Undergraduates in the Archives
By Andrea Gustavson
In the fall, I taught a class called "American Images: Photography, Literature, Archive" that made extensive use of the collections at the Ransom Center. Each week, the students and I explored the intersections between photography, literature, and archival theory using the Center's primary materials as the foundation for our discussions. On Mondays and Wednesdays we met to discuss the week's reading, closely reading passages or images and making connections to contemporary events. On Fridays the students had the opportunity to view rare manuscripts and photographs that illustrated, extended, and even challenged many of the concepts we had discussed earlier in the week. Over the course of the semester, the students worked within a variety of written genres as they built toward a final project for which they conducted their own original research.
Centering this class around the Ransom Center's dynamic collection of archival materials has, I believe, enhanced the experience for the students. It is a unique opportunity for these undergraduates to be able to apply their new knowledge each week as they directly engage with the primary sources. For example, as part of our unit on family photography the students grappled with questions about the gendered nature of the family snapshot and baby photographs. We considered the ways that family photographs are circulated as they are swapped between family members, on holiday cards, pasted into scrapbooks, or shared on social media sites. When they encountered several of the photographs pulled for the class, the students returned to some of their earlier questions and anchored those questions in their consideration of early post-mortem daguerreotypes, cartes-de-visite and Polaroids of Queen Alexandra, and studio portraiture taken of African American families in Galveston during the 1940s and 1950s. Providing students with access to the collections allows them to build their own interpretations about such rich cultural materials. They begin to form their own arguments about the collections in the Ransom Center as they prepare to enter into the scholarly debates that are already taking place around them.
The Ransom Center's holdings also provide me with several opportunities to draw on the manuscript collections and enhance the writing workshop that forms a core component of this class. For example, for the class's unit on war and the archive we read sections from Tim O'Brien's The Things They Carried. As part of our exploration of the text, the students closely compared several of O'Brien's manuscript drafts. This opportunity deepened their readings of the material as they pondered the weight of O'Brien's word choices as they change across different drafts of the same passages. As they follow O'Brien through the revising and editing process, the students gained a better understanding of the writing process both as it led to O'Brien's published work and as they engaged it for their own final projects.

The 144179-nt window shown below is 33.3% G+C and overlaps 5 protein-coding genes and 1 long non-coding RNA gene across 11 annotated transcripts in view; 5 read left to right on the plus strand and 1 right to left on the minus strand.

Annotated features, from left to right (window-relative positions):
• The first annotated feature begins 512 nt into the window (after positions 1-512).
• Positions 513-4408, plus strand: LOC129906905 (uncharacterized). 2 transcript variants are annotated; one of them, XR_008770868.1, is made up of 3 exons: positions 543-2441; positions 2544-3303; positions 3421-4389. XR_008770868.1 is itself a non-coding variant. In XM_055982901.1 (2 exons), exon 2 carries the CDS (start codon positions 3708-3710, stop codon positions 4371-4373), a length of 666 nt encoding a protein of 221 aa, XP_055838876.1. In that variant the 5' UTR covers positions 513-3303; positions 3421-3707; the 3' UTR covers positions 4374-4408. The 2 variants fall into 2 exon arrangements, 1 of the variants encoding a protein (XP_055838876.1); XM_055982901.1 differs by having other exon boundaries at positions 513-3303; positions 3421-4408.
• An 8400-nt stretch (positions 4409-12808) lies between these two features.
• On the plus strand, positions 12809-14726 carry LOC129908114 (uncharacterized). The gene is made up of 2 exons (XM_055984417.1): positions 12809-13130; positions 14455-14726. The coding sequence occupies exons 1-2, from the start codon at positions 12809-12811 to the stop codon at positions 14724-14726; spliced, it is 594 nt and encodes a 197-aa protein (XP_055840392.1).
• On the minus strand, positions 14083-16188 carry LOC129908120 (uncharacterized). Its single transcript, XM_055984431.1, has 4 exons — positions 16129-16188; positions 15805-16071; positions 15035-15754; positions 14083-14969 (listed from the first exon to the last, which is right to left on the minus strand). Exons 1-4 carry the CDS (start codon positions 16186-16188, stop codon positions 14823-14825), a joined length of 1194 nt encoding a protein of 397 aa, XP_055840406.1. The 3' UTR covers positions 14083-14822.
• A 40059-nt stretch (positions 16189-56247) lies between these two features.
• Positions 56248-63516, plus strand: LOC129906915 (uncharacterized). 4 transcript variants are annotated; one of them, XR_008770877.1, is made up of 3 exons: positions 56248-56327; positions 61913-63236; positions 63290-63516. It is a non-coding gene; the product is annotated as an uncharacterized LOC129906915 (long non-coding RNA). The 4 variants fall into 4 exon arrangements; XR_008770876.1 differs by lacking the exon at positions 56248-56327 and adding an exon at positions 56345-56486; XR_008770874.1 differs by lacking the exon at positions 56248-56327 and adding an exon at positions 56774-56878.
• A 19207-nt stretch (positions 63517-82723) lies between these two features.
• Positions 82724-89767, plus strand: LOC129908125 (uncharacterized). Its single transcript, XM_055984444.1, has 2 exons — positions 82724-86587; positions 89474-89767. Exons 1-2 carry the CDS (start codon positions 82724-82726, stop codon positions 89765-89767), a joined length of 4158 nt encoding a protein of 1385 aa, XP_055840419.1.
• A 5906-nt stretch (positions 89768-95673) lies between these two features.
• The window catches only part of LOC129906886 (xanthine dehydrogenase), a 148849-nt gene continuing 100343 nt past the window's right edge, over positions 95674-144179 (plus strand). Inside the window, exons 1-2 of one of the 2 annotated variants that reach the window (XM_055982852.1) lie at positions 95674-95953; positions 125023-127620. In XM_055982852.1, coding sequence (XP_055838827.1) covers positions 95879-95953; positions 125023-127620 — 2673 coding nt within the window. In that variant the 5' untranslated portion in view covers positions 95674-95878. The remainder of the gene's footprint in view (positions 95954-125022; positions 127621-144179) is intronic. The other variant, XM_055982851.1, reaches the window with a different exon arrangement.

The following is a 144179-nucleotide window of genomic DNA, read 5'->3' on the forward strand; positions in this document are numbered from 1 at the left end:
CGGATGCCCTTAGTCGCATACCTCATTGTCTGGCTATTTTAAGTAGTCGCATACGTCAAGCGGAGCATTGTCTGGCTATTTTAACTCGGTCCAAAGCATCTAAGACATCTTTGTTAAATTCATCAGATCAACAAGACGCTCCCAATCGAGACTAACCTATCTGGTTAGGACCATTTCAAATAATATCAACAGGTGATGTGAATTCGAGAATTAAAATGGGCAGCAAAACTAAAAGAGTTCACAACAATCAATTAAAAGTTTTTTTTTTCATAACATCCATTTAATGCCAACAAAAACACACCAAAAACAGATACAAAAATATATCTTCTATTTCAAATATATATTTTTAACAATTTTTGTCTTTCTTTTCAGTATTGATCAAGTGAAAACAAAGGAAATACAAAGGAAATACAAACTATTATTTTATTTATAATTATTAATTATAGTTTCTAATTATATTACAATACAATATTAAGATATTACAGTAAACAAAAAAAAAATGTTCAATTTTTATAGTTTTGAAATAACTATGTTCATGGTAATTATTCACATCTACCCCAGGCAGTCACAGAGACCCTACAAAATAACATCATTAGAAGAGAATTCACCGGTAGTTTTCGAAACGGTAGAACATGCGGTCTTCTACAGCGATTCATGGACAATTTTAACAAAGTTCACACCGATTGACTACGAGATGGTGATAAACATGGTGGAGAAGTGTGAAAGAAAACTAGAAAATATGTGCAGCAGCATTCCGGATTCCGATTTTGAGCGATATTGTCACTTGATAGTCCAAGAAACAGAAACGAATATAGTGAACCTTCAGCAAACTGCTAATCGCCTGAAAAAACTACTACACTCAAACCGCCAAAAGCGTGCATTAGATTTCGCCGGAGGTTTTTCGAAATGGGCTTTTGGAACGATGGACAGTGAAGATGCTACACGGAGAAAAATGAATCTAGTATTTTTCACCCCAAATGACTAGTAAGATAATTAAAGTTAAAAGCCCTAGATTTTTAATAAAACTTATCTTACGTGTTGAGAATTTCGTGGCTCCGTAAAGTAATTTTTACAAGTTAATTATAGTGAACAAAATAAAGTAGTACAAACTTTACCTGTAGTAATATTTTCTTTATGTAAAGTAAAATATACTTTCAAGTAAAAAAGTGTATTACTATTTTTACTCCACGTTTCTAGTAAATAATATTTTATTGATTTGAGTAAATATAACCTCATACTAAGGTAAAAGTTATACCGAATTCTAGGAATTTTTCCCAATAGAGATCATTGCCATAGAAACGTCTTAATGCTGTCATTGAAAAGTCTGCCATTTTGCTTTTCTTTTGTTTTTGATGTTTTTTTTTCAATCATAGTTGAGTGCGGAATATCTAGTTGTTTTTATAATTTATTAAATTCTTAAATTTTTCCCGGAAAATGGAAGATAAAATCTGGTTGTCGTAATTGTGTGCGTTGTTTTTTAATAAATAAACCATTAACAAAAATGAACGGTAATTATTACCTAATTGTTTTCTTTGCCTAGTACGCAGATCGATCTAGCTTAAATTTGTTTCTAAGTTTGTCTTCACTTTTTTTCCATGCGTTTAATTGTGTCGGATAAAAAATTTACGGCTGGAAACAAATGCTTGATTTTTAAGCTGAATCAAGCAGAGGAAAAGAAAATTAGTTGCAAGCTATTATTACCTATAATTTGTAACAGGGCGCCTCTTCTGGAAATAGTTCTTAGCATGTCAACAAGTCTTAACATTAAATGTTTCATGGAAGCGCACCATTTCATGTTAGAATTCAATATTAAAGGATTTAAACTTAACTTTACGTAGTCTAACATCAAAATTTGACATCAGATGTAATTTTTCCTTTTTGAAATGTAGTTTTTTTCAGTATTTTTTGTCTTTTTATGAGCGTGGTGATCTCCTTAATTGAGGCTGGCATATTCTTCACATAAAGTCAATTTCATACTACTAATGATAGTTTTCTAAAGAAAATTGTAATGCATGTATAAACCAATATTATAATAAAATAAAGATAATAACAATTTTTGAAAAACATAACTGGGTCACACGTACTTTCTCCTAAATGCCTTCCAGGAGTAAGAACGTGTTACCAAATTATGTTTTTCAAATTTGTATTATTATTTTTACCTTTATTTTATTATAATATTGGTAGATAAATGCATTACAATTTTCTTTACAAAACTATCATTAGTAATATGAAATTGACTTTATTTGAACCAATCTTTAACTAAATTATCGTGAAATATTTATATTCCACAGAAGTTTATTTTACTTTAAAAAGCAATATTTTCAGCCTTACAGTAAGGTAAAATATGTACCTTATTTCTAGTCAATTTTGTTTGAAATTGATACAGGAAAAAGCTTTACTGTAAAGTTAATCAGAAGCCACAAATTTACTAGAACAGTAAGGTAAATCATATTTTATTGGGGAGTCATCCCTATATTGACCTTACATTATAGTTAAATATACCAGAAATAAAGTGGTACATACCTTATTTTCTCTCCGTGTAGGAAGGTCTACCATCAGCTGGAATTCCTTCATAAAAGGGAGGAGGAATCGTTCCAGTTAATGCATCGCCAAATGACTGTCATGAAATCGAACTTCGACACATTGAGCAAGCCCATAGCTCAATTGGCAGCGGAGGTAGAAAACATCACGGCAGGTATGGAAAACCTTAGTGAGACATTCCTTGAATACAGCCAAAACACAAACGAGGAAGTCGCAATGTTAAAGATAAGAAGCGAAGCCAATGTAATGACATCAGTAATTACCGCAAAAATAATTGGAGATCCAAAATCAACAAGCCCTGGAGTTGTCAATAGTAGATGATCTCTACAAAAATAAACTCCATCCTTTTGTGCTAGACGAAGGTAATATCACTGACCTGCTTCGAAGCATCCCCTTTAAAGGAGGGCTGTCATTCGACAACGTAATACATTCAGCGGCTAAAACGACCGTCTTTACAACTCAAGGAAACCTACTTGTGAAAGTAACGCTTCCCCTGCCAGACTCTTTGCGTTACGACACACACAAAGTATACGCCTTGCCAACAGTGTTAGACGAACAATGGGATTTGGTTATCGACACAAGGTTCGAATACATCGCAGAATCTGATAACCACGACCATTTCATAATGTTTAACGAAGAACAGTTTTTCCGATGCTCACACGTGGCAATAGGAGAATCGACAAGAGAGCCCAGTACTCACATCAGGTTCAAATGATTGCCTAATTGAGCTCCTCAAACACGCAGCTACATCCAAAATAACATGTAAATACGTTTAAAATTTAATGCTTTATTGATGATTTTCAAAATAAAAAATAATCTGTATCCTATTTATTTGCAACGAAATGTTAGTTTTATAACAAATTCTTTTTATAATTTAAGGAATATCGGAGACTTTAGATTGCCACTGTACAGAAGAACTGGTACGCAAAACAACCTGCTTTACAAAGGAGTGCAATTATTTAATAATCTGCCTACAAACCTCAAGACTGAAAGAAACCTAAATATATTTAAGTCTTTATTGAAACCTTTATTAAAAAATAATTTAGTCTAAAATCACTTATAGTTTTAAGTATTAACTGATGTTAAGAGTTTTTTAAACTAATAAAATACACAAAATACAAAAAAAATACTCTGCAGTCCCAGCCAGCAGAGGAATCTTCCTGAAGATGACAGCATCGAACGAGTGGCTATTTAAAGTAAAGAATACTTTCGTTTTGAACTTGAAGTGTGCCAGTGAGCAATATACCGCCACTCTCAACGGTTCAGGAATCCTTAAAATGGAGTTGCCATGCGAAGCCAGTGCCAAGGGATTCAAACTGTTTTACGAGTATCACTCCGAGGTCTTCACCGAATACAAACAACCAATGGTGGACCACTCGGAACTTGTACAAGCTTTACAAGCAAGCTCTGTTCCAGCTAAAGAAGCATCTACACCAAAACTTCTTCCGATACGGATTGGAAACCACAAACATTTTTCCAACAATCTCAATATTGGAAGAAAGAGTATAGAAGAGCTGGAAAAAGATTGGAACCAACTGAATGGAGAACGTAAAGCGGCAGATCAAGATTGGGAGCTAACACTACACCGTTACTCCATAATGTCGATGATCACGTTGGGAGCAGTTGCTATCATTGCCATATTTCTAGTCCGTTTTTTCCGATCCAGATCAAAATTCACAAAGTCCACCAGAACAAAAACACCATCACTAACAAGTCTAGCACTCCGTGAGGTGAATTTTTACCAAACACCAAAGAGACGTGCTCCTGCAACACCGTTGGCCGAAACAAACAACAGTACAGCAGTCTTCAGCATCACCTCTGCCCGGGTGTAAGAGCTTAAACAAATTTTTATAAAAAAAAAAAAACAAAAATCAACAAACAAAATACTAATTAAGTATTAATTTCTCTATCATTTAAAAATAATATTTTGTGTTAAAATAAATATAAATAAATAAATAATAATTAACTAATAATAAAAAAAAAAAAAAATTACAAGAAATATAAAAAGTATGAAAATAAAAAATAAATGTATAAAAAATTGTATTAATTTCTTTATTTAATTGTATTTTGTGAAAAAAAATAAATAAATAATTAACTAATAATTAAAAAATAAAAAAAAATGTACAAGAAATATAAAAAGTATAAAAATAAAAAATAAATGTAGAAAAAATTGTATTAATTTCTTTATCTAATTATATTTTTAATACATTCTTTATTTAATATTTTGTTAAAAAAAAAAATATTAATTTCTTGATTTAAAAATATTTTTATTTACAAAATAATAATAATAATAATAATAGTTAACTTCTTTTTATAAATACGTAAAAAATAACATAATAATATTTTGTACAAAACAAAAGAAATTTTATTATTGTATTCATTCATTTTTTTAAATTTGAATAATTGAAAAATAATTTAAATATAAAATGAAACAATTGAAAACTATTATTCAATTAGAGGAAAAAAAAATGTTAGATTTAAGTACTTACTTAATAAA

Not only does the Ransom Center provide us with the chance to directly engage the primary materials we read about, but it also offers students the chance to consider the archive as an institution that shapes our understanding of the world. We spend time thinking, discussing, and writing about the Ransom Center and other archives on campus as physical spaces, historical buildings, and institutions with policies and people guiding the collection, conservation, circulation, and curatorial practices. At the Ransom Center the students consider everything from the installation provided for the First Photograph, to the use of the gallery space, to the evolution of the Magnum Photos collection, to the digital collections as they grapple with the ways in which our encounters with the archive shape our understandings of some of the world's most spectacular cultural materials. These undergraduate students truly benefit from the many ways they engage with the Ransom Center's collections. This class provided them with access to some of the Center's astounding holdings and then afforded them the opportunity to make sense for themselves of the cultural significance of the materials they encounter.
Andrea Gustavson is a PhD candidate in American Studies at The University of Texas at Austin. She worked as a graduate intern in Public Services and as a Graduate Research Assistant at the Ransom Center in 2010–2014.